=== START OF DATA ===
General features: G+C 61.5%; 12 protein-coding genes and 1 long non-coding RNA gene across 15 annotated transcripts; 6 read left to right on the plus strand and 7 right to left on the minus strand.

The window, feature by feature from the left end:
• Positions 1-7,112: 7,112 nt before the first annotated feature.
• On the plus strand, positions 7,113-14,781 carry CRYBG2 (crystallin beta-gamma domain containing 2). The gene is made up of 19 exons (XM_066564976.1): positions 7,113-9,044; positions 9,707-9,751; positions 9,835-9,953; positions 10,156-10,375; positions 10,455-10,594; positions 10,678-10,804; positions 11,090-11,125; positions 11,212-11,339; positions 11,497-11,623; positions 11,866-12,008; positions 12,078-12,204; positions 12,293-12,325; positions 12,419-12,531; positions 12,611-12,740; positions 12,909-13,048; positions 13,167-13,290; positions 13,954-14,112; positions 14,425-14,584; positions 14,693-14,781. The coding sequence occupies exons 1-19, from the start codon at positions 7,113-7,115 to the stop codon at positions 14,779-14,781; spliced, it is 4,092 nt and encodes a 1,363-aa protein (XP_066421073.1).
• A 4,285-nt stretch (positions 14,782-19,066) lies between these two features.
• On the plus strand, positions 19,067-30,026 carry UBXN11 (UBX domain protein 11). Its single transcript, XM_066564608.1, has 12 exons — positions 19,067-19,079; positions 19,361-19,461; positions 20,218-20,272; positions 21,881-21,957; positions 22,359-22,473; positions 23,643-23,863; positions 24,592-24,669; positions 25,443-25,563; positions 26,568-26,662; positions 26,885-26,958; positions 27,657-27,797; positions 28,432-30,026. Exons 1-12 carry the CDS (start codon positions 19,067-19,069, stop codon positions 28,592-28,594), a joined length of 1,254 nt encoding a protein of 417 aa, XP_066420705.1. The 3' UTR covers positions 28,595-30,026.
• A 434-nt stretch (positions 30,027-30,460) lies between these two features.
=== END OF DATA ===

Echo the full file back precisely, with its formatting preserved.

General features: G+C 61.5%; 12 protein-coding genes and 1 long non-coding RNA gene across 15 annotated transcripts; 6 read left to right on the plus strand and 7 right to left on the minus strand.

The window, feature by feature from the left end:
• Positions 1-7,112: 7,112 nt before the first annotated feature.
• On the plus strand, positions 7,113-14,781 carry CRYBG2 (crystallin beta-gamma domain containing 2). The gene is made up of 19 exons (XM_066564976.1): positions 7,113-9,044; positions 9,707-9,751; positions 9,835-9,953; positions 10,156-10,375; positions 10,455-10,594; positions 10,678-10,804; positions 11,090-11,125; positions 11,212-11,339; positions 11,497-11,623; positions 11,866-12,008; positions 12,078-12,204; positions 12,293-12,325; positions 12,419-12,531; positions 12,611-12,740; positions 12,909-13,048; positions 13,167-13,290; positions 13,954-14,112; positions 14,425-14,584; positions 14,693-14,781. The coding sequence occupies exons 1-19, from the start codon at positions 7,113-7,115 to the stop codon at positions 14,779-14,781; spliced, it is 4,092 nt and encodes a 1,363-aa protein (XP_066421073.1).
• A 4,285-nt stretch (positions 14,782-19,066) lies between these two features.
• On the plus strand, positions 19,067-30,026 carry UBXN11 (UBX domain protein 11). Its single transcript, XM_066564608.1, has 12 exons — positions 19,067-19,079; positions 19,361-19,461; positions 20,218-20,272; positions 21,881-21,957; positions 22,359-22,473; positions 23,643-23,863; positions 24,592-24,669; positions 25,443-25,563; positions 26,568-26,662; positions 26,885-26,958; positions 27,657-27,797; positions 28,432-30,026. Exons 1-12 carry the CDS (start codon positions 19,067-19,069, stop codon positions 28,592-28,594), a joined length of 1,254 nt encoding a protein of 417 aa, XP_066420705.1. The 3' UTR covers positions 28,595-30,026.
• A 434-nt stretch (positions 30,027-30,460) lies between these two features.